The terms ‘Free Trade’ and ‘Protectionism’ are pretty common in international trade. Free trade is mainly referred to as Laissez-faire. It expects to enhance the economy to allow the country to operate globally. On the other hand, protectionism refers to safeguarding the economy’s growth by restricting imports. While free trade promotes the easy flow of imports and exports of goods and services, protectionism focuses on restricting trade. Both the narratives, free trade and protectionism, have their pros & cons.
Historical Arguments over Both Policies
The argument dates back to the 15th century in Europe regarding which policy to follow under the theory of Mercantilism. This perspective asserts that in order for an economy to prosper, a country should excel in every field. The government must impose a heavy tax on import duties to prevent foreign players from entering the territory. In this way, the country can achieve economic autarky as it would be self-sufficient in every prospect.
However, on the other hand, Adam Smith, an economist and Scottish philosopher in the late 18th century, argued that free trade would amplify the growth of the country or countries involved in the trade. For instance, if one can get an imported product at a lower price and with higher quality than what one can get at 10x the price in his own country, why would he purchase the higher-priced product when he can save money and buy other needed items. Also, a further argument is that if every country was the ‘Jack of All Trades’, what was even the need to promote trade and interdependence.
Free Trade VS Trade Protectionism
The debate over whether nations should adopt protectionism or free trade and implement it into their foreign trade policies has always been in discussion since the beginning of the argument. Recently, this subject has once again become heated among economists. People share opposing viewpoints on these arguments.
Free trade and its advantages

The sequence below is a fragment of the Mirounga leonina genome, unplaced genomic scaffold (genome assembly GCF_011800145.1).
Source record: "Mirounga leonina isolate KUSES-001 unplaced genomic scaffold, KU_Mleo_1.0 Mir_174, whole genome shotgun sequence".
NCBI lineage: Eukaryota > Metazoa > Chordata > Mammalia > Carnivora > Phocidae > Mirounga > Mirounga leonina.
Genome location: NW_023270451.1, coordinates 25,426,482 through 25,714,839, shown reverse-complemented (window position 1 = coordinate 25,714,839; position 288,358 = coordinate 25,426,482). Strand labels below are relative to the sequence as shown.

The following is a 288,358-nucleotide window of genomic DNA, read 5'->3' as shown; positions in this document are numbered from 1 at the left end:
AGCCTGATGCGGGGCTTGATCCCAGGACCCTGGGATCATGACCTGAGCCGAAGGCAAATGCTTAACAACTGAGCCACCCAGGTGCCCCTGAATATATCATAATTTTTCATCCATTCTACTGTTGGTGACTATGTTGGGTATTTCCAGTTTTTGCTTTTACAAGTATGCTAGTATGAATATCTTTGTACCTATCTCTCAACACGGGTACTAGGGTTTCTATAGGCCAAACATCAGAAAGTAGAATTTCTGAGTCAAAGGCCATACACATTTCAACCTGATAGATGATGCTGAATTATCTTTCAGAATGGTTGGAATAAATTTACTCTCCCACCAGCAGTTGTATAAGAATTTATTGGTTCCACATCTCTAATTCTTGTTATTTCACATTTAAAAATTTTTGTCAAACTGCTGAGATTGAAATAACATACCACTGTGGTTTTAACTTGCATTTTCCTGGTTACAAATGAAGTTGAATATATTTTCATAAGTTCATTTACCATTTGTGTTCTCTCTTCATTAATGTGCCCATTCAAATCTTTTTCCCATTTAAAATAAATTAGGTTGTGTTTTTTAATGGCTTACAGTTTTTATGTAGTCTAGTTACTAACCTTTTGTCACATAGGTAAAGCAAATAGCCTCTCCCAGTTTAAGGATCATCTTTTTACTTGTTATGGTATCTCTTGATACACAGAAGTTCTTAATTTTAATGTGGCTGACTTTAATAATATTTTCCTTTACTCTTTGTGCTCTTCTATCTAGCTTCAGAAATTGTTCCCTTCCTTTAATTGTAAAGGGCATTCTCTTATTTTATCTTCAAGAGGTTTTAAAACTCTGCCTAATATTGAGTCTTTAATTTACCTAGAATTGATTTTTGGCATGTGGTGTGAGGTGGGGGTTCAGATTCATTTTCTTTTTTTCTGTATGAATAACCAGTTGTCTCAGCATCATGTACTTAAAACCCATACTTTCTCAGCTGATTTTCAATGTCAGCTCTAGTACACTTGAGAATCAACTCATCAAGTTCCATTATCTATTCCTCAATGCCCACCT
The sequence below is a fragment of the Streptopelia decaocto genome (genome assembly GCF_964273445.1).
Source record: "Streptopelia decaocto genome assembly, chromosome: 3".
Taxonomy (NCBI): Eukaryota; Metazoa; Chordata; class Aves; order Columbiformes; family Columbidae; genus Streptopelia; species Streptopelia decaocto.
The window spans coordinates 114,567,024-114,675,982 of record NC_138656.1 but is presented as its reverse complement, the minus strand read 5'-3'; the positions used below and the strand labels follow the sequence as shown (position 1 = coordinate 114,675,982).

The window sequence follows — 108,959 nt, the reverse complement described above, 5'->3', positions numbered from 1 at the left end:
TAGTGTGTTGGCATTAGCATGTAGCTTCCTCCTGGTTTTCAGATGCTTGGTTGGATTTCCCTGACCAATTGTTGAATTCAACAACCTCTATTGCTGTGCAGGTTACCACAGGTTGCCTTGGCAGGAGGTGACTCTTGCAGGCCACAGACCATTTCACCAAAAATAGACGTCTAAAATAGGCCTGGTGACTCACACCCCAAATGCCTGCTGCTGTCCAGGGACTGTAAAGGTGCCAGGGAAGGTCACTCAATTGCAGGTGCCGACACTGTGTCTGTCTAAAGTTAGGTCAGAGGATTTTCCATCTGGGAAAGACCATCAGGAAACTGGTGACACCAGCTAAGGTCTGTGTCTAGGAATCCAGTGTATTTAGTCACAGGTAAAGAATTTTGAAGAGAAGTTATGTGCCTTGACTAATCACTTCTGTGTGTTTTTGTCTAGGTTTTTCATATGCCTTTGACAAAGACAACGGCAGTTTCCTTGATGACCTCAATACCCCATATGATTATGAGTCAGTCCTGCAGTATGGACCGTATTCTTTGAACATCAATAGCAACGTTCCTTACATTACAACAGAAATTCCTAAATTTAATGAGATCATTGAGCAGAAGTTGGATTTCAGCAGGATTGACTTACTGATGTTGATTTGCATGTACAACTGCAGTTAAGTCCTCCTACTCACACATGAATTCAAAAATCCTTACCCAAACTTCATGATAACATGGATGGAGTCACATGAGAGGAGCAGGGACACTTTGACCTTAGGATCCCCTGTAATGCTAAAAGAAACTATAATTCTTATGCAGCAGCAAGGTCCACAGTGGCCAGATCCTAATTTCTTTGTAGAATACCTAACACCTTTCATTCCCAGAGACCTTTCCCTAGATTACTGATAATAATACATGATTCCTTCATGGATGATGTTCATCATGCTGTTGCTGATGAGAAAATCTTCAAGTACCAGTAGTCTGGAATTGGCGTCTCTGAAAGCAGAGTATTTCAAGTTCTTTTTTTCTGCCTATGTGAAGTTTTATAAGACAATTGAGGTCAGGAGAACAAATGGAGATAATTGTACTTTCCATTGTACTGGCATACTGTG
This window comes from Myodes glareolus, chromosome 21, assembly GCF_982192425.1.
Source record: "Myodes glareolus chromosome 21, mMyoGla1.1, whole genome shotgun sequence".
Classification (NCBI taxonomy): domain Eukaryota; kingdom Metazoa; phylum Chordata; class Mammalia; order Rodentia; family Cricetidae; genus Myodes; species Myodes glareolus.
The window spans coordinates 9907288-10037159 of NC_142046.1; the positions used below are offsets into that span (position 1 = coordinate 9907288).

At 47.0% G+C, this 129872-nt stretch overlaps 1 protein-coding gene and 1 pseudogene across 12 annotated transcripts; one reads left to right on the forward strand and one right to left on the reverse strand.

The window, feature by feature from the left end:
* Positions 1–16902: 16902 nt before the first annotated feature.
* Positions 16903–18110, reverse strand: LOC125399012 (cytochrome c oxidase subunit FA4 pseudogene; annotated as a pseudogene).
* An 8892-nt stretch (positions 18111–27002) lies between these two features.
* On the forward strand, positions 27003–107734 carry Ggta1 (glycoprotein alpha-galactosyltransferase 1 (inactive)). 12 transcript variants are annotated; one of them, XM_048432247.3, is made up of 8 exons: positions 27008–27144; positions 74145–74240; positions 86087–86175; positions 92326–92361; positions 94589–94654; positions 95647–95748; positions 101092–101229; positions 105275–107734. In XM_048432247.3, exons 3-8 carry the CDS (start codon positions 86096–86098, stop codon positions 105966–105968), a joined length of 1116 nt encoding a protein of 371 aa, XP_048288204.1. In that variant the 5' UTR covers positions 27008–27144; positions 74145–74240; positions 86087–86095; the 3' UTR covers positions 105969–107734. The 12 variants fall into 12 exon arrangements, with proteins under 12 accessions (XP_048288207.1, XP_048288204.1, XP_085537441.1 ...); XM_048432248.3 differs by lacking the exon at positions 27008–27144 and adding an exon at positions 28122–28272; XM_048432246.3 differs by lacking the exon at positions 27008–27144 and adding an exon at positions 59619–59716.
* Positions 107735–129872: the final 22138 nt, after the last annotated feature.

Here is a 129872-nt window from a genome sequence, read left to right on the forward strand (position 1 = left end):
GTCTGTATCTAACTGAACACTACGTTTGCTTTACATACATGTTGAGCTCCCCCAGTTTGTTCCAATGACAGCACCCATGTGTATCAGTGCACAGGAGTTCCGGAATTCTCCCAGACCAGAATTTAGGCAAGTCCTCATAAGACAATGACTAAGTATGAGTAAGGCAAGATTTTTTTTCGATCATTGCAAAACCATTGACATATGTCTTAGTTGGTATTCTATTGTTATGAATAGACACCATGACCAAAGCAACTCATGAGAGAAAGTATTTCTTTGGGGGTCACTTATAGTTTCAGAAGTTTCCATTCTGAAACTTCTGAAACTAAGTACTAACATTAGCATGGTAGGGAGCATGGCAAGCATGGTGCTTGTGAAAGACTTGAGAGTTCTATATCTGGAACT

Free trade offers a platform where trade promotion occurs naturally as markets are the driving forces behind it. However, protectionism has numerous parameters like tariffs, quotas and subsidies.
Since there is no restriction on trade, it accelerates the nation’s economic growth; the product becomes cost-effective, and the quality also gets elevated. One country then works in producing its specialised field, which results in more efficiency and productivity. Hence, country A exports its’ specialised products to other nations, and in return, other nations export their specialised material to the countries.
The process of trade has a two-way flow. This gain helps widen the nation’s economic prospects, which subsequently enhances the country’s national income. It results in saving an enormous amount of money. That money could be an investment to improve manufacturing and production technologies or in growing sectors, stimulating growth and ensuring a high capital investment.
How does free trade compliments technology?
The interconnected and interdependent world we live in would not have been possible in an isolated setting. Confining the technologies to only a single country or a few countries, the technological advancements could have brought more disparity than prosperity in the world.
As technology is introduced by one and modified by another, progress and productivity become exponential. To solidify this fact, let us consider the case of Apple iPhones. The materials come from all over the world. Besides, there are numerous stakeholders involved. For instance, China provides the camera while the speaker is from Japan; the screens and chips are from the U.S.A, and the other products are from other countries. Then all the parts are assembled mainly through Foxconn in China. The final products get distributed to all the nations through global supply chains with the help of delivery partners. Then the batches get supplied to local vendors, and from there, it comes right into our pockets.
Even after all the benefits attached to free trade, many economists still promote and voice trade protectionism. There are some staunch agendas or arguments for it, such as nationalism, infant industry, and employment opportunities. Meanwhile, they consider tariffs and quotas as instruments of protectionism.